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A cloud of confusion

Bob Berwyn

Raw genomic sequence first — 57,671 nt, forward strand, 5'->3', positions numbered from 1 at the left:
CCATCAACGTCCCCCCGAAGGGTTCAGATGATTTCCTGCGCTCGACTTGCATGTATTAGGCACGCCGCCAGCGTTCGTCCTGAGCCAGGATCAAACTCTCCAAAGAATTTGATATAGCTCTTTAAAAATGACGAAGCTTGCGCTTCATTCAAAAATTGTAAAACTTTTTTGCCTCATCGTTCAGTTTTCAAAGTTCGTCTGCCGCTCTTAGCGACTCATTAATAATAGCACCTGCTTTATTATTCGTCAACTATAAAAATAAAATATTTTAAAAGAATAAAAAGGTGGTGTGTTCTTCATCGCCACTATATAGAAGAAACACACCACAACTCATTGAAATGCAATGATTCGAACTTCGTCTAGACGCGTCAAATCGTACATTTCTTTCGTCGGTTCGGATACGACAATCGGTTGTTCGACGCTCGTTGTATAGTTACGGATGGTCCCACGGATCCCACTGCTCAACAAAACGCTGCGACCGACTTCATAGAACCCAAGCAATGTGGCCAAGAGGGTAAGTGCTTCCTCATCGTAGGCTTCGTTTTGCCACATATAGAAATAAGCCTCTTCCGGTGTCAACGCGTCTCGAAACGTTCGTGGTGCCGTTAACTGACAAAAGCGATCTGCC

Denver Water officials will have plenty to ponder as they decide whether to continue a widespread cloud seeding program intended to boost water levels in city reservoirs.Two recently released reports on last winter’s effort offer conflicting information. One study shows that snowpack levels at test sites in the targeted areas were about 14 percent above what could be expected, based on a statistical analysis of snowfall records.But the results of a second study suggest that the silver iodide used for seeding did not end up in the intended target areas, casting doubt on the efficiency of the program.One of the places researchers looked for traces of silver was at a Vail Mountain SNOTEL site, where concentrations of silver were measured at 6.7 parts per trillion (ppt), barely above the expected background level, according to the report. That concentration is &quottoo low to expect meaningful snowfall augmentation,&quot though it shows that some limited amounts of the seeding agent might be present, the researchers conclude.&quotThe lack of silver enhancement in the snowpack means the (silver iodide) plumes were not routinely transported over the sampling location. Such a finding indicates a failure to routinely seed the intended cloud regions,&quot the report concludes.&quotWe will be trying to figure this out,&quot says Steve Schmitzer, chief of water resources analysis for Denver Water. “Before proceeding with additional cloud seeding, the agency will seek input from additional experts.”Cloud seeding is an effort to provide seed material for snowflakes. Introducing tiny particles of silver iodide into cold clouds helps wring out more of the available moisture in the form of snow, operators claim.Denver Water’s $700,000 program, covered about 6,000 to 7,000 square miles of watersheds that deliver runoff to the city’s reservoirs. The agency was supported financially by several other Front Range water suppliers and several local ski resorts also hoping to cash in on a snowfall bonus. Officials estimated a gain of 35,000 to 50,000 acre-feet of water, at a cost of $12-$23 per acre-foot.The statistical study was done by Utah-based North American Weather Consultants, a company that operates several weather modification programs around the country. Their evaluation involves comparing many years worth of snowfall and snowpack from both inside and outside the intended target area and doing a statistical comparison, Schmitzer explains.That methodology is frequently used to gauge the success of cloud seeding programs, but experts also acknowledge that the system has some weaknesses primarily uncontrolled variables where snowpack measurements are taken. Small variations in regional climate could skew the result. Logging, insect infestation or forest fires may also influence target and control snowpack sites, researchers say.The second study follows guidelines set by a 1998 policy statement on weather modification by the American Meteorological Society, calling for a &quotphysical evaluation to confirm that the statistically observed change was due to the seeding.&quotThe physical evaluation was done by Woodley Weather Consultants, whose field researchers took snow samples to look for traces of silver iodide. They found that only one of 10 target stations showed silver concentrations in the expected range for effective seeding.Schmitzer says that doesn’t necessarily mean the seeding didn’t work, says Schmitzer. It could mean that the silver just didn’t end up where it was intended to. The sampling locations were selected by Larry Hjermstad, of Western Weather Consultants, the Durango-based company that operated Denver Water’s cloud seeding program.The report suggests that a more high-tech seeding effort could show more reliable results. Manually operated ground-based silver iodide generators on the valley floors may not be the best way to disperse the silver iodide into the passing clouds. Instead, the generators should be higher up on the windward mountain slopes, where automated operation would be required.To figure where the silver iodide is going could require a more extensive study aimed at tracing the outlines of the plumes left by the chemical as it falls back to earth in the winter snows.This past winters widespread cloud-seeding was permitted by the state without any serious up-front effort to analyze potential environmental impacts, critics say. Of potential concern are trace amounts of silver iodide, although most experts say the concentrations are undetectably low. Once the snow is gone, the chemical &quotseeds&quot remain as inert, microscopic particles, according to Hjermstad.&quotThere has been a question about some of the substances used in cloud seeding. But, while toxic, they’re in such small quantities as to seem relatively benign, given the other chemicals we encounter daily from more clearly attributable sources,&quot says Art Goodtimes, a Green Party member and San Miguel county commissioner from Telluride, where cloud seeding has been used to enhance snowpack for years.Other environmental advocates say the state should at least require a comprehensive monitoring plan. If cloud seeding is to be conducted extensively for years to come, there needs to be an effort to establish some baseline conditions, says Crested Butte resident Steve Glazer, a water activist with the Sierra Club.&quotI totally agree,&quot says Goodtimes. &quotIt needs good science to demonstrate that the money spent on cloud seeding isn’t just another industrial cargo cult.&quotGoodtimes also expresses a more fundamental question about the efficacy of snowmaking.In an e-mail interview, Goodtimes says: &quotWe ought to be doing ecological footprint studies of bioregional areas to show the true carrying capacity of the land and its resources (primarily water in the semi-arid West), rather than throwing good money after bad, hoping our chemical intervention in the chaotic world of wild nature might just get us 3 or 4 percent more precipitation than a storm would normally deliver.&quot